After ragnarok the second generation of gods, along with Baldr, and his unwitting slayer, his blind brother Hodr, return, dwelling in a gleaming, golden hall. For the world is made anew, with snow-capped mountains and waterfalls where the eagle hunts for fish. In the freshly sprouting grass they find the golden gaming-pieces, the ones they made when the world was first young. In Gaiman’s account these pieces are images of the previous gods, rather like the Lewis chessmen. When Baldr sets them on the gaming-board history begins, we assume, to repeat itself. In The Seeress’s Prophecy though, they are simply tokens, suggesting that this time around the earth’s future can take a different course.

It is this hope of starting afresh with a new clean world in order to write a more optimistic history – along with the distinctive, human characterisation of the Norse gods and the multiplicity of genres that the mythology encompasses – that brings our culture constantly back to the gods and their grandly tragic, absurdly comic, strangely moving tales.

Carolyne Larrington is a professor and tutorial fellow in English at the University of Oxford

This article first appeared at www.theconversation.com

Support The New European's vital role as a voice for the 48%

The New European is proud of its journalism and we hope you are proud of it too. We believe our voice is important - both in representing the pro-EU perspective and also to help rebalance the right wing extremes of much of the UK national press. If you value what we are doing, you can help us by making a contribution to the cost of our journalism.

  • Become a Friend of The New European for a contribution of £48. You will qualify for a mention in our newspaper (should you wish).
  • Become a Patron of The New European for a contribution of £480. You or your company will be mentioned in the newspaper each week (should you wish) and you and a guest will be invited to join the editor at a special lunch in London this June to discuss the anniversary of Brexit.


Supporter Options

Mention Me in The New European



Latest articles

The choice is simple – vote down extremists, dreamers and chancers

Is it time for toughness to discourage further defections or for accommodation to a changing public mood across the Union?

Question Time Live: Political debate from Oxford ahead of the election

All the action from Question Time as Britain gears up for the Brexit Election.

Britain on collision course with Europe over Brexit bill

Angela Merkel has said the UK has “illusions” about the realities of Brexit and insisted talks on the UK’s divorce bill from the EU must be dealt with before trade negotiations can begin.

Election Live: Boris clatters into campaign mode and Labour on housing

All the news, updates and reactino on April 27.

Election Live: Final PMQs and parties square up over NHS

All the news, reaction and updates on April 26.

Here’s how the Remain cause has ceased to be the establishment

When you think about it, Theresa May’s decision to call a snap election should come as no surprise.

Fear is mounting that Brexit’s impact will spill across the Irish Sea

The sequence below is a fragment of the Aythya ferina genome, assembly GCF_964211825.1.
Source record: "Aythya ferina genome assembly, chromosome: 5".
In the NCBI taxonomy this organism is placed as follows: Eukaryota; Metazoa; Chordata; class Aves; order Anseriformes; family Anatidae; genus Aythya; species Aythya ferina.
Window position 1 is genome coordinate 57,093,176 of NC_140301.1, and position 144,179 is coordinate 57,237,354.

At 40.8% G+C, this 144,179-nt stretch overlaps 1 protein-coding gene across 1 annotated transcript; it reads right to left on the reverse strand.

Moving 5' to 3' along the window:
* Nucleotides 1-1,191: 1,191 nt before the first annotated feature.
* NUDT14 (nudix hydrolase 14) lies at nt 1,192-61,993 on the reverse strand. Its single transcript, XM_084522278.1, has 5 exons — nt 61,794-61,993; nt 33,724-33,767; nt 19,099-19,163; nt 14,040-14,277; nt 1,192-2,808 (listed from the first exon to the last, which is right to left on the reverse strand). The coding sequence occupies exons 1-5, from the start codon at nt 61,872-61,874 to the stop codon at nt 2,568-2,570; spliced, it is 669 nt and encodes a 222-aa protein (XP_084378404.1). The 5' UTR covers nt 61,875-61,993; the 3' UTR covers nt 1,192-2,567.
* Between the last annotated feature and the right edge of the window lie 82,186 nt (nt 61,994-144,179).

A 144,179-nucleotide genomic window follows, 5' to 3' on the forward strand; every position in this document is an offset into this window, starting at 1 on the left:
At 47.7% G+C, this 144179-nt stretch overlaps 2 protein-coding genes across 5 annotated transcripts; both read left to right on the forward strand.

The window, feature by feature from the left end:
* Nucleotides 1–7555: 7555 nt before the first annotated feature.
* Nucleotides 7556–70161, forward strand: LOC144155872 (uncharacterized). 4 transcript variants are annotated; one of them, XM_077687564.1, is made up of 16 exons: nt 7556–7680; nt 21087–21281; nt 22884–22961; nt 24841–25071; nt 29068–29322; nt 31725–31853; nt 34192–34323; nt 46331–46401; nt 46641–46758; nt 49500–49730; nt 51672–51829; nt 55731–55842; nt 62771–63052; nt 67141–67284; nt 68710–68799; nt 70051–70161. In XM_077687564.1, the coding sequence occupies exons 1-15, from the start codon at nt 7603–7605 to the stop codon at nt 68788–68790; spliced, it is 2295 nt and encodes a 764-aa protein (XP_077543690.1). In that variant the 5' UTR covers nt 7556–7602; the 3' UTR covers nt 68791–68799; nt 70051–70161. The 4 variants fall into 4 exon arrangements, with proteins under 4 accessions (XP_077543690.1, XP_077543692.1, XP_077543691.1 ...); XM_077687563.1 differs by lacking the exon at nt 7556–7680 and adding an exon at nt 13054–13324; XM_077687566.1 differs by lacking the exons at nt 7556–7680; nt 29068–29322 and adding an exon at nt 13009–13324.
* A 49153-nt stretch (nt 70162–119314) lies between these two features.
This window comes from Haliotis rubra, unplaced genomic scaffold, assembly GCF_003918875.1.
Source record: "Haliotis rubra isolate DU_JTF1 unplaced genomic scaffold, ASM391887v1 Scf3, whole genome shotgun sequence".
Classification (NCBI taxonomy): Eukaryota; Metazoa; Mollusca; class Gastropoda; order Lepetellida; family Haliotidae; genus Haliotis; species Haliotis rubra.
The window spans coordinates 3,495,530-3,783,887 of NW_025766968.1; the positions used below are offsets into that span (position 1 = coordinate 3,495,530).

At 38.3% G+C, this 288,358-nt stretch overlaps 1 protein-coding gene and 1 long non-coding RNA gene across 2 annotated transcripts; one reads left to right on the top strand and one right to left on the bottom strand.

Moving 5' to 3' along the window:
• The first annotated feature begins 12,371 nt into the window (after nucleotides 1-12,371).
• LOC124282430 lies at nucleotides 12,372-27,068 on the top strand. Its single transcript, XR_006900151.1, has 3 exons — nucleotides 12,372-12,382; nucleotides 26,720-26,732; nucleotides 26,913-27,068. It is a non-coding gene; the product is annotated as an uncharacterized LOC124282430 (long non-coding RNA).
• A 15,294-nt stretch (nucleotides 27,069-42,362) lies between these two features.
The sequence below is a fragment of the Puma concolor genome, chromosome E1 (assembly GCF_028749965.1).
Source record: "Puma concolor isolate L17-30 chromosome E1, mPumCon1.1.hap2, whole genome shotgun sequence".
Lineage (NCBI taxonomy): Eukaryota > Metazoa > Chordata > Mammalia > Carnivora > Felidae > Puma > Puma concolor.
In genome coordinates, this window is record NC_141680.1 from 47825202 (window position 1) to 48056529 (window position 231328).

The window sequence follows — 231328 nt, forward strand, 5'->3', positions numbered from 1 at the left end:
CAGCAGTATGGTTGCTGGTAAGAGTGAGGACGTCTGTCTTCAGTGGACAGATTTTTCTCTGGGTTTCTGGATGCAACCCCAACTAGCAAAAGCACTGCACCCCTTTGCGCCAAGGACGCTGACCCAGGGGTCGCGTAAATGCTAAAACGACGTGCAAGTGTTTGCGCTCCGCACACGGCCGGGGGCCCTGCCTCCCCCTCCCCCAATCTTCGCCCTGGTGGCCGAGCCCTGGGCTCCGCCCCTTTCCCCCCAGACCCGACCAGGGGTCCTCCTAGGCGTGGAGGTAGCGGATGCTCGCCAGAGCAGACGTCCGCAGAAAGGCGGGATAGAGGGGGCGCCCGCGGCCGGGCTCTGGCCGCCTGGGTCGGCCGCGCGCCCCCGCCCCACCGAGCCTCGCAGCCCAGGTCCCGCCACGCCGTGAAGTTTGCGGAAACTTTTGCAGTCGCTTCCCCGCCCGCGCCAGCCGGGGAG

With the clock ticking not only on Article 50, but also a UK general election, is Ireland the part of Europe with most to fear from Brexit’s fallout?

Danger ahead: Could Mrs May’s Brexit Election come back to bite her?

The Prime Minister believes she holds all the cards as the country embarks on a General Election. But Labour could still spring a surprise at the ballot box

Is Tim Farron the man with the most to gain from this election?

The Liberal Democrat leader is the one Number 10 increasingly fears

Starmer vows MPs could veto Brexit under Labour

MPs would be given the chance to halt a Brexit deal secured by a Labour government, Shadow Brexit Secretary Keir Starmer has said.

Election Live: Starmer spells out Labour’s Brexit strategy

All the election news, reaction and updates on April 25.

France and the long shadow of Putin

One of France’s most powerful political figures wasn’t on the ballot paper – he was more than 1,500 miles away, at home in the Kremlin

ELECTION LIVE: Tories attack Corbyn on defence, Lib Dem members boost

All the updates, reaction and analysis on Monday April 24.

Labour needs a Brexit strategy, not just ideology

Labour could still shock Theresa May at the ballot box. But Corbyn needs to up his game on Brexit

FRENCH ELECTION: Far-right candidate Le Pen makes it in to final two

Pro-EU centrist Emmanuel Macron will face far-right Marine Le Pen in a head-to-head battle for the French presidency.

Turkey, Brexit and the danger of referendums: A recipe for division

Brexit raises more and more questions for its backers. Yet they still have no answers

ELECTION LIVE: Corbyn’s new bank holidays and Farron gay row grows

Follow all the developments and reactions on Sunday April 23.

Here’s why May’s election won’t pan out according to plan...

... they never do, says The New European’s election editor

ELECTION LIVE: Candidates hit the streets as ground war kicks off

Live election coverage including news, reaction and analysis on Saturday April 22.

Trending

Newsletter Sign Up

Sign up to receive our regular email newsletter